Do you hear what I hear? | Sex in the Suburbs

Amy Johnson - Contributed
Amy Johnson
— image credit: Contributed

I was listening to the radio the other day — you know, one of the stations that plays holiday music 24 hours a day this time of year.

The song “Do You Hear What I Hear?” came on, and I started wondering….

Do you see what I see? I see the tide turning for marriage equality in our country, and people dancing in the night.

Sixteen states and the District of Columbia have passed marriage equality laws.  Furthermore, eight of New Mexico’s 33 counties, accounting for over half their population, issue or plan to issue same-sex marriage licenses. Same-sex marriage is also possible in several Native American Tribal jurisdictions.

On the tail of the Defense of Marriage Act being overturned by the U.S. Supreme Court, CNNMoney reports that “a record 304 U.S. companies boast perfect ‘corporate equality’ scores of 100 from the Human Rights Campaign.”

“Corporate equality” refers to a company’s non-discrimination policies protecting LGBT employees, same-sex health benefits, transgender-inclusive medical insurance and public support of LGBT equality.

Do you hear what I hear? I hear songs of love, high above the trees, being sung in honor of those who are committing their lives to each other, no matter what their sexual orientation.

I hear voices as big as the sea rising up to demand inclusion and equality. I hear corporations, faith communities, schools and families welcoming people into their midst, whether they are gay, lesbian, bisexual, transgender, questioning, or straight. I hear progress.

Do you know what I know? I know there is still a lot of work to do. Equal rights are still an uphill battle in too many places. Too many children shiver in the night because they are unwanted, either because they have been disowned due to their sexuality, or because they have run away from sexual abuse at home.

Too many of our children end up being sexually trafficked. Right here in Federal Way, the Federal Way Coalition Against Trafficking is working diligently to raise awareness, increase prevention programs  and help those who have survived this horrific experience. Consider giving some of your silver to this golden cause this holiday season.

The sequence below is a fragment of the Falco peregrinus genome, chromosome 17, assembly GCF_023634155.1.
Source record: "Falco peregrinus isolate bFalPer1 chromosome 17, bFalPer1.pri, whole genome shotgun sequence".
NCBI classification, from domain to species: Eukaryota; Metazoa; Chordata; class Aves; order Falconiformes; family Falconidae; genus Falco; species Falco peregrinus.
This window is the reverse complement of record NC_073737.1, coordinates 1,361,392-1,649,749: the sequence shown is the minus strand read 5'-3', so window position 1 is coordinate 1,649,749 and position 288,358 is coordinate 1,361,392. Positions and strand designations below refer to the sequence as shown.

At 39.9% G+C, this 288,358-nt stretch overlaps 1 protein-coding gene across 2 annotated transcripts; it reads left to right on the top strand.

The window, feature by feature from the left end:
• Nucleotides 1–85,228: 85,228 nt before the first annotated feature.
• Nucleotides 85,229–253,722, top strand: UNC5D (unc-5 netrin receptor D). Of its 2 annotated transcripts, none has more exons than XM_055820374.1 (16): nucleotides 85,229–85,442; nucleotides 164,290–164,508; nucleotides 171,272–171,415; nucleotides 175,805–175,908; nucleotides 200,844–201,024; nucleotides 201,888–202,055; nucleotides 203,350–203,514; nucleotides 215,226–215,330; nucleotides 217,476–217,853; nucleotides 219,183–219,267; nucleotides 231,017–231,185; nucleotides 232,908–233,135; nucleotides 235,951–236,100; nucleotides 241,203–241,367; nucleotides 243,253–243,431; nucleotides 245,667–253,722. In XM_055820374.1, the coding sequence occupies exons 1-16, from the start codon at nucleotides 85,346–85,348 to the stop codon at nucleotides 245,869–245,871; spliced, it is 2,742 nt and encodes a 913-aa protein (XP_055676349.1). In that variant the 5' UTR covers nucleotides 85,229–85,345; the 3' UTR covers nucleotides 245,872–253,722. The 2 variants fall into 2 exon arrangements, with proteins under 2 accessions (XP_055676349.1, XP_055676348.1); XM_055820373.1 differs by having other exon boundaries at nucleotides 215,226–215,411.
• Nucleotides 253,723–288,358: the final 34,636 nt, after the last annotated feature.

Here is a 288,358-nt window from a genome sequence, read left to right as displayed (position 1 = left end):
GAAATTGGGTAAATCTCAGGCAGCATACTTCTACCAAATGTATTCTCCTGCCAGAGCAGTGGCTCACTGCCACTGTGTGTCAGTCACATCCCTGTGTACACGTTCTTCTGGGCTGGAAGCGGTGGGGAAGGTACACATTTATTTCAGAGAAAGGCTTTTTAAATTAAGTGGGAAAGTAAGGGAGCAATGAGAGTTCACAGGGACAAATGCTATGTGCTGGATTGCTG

Listen to what I say. I am not a mighty king. However, I hope you will listen when I say that even though there has been progress, we have so much more work to do. We need to continue to improve our efforts to provide top-notch sexuality education to our youth so they can be safe in relationships and make better decisions.

We need to keep advocating for people of all sexual orientations and gender identities to be fully included members of our society, instead of living in fear of harm. We need to report suspected abuse and support families who are struggling.

We need to examine our own attitudes about sexuality, values, roles and relationships. We need to keep growing.

I hope you will join me in continuing to do the work of bringing goodness and light, in the form of education, support, and inclusivity, to all our children.

Amy Johnson, MSW, is a trainer, educator and coach in the Pacific Northwest. She is co-author of the books “Parenting by Strengths: A Parent’s Guide for Challenging Situations” and “Homegrown Faith and Justice.” Amy facilitates classes and workshops in the Puget Sound area and online. She specializes in working with parents and in sexuality education. Amy can be reached at comments@diligentjoy.com.








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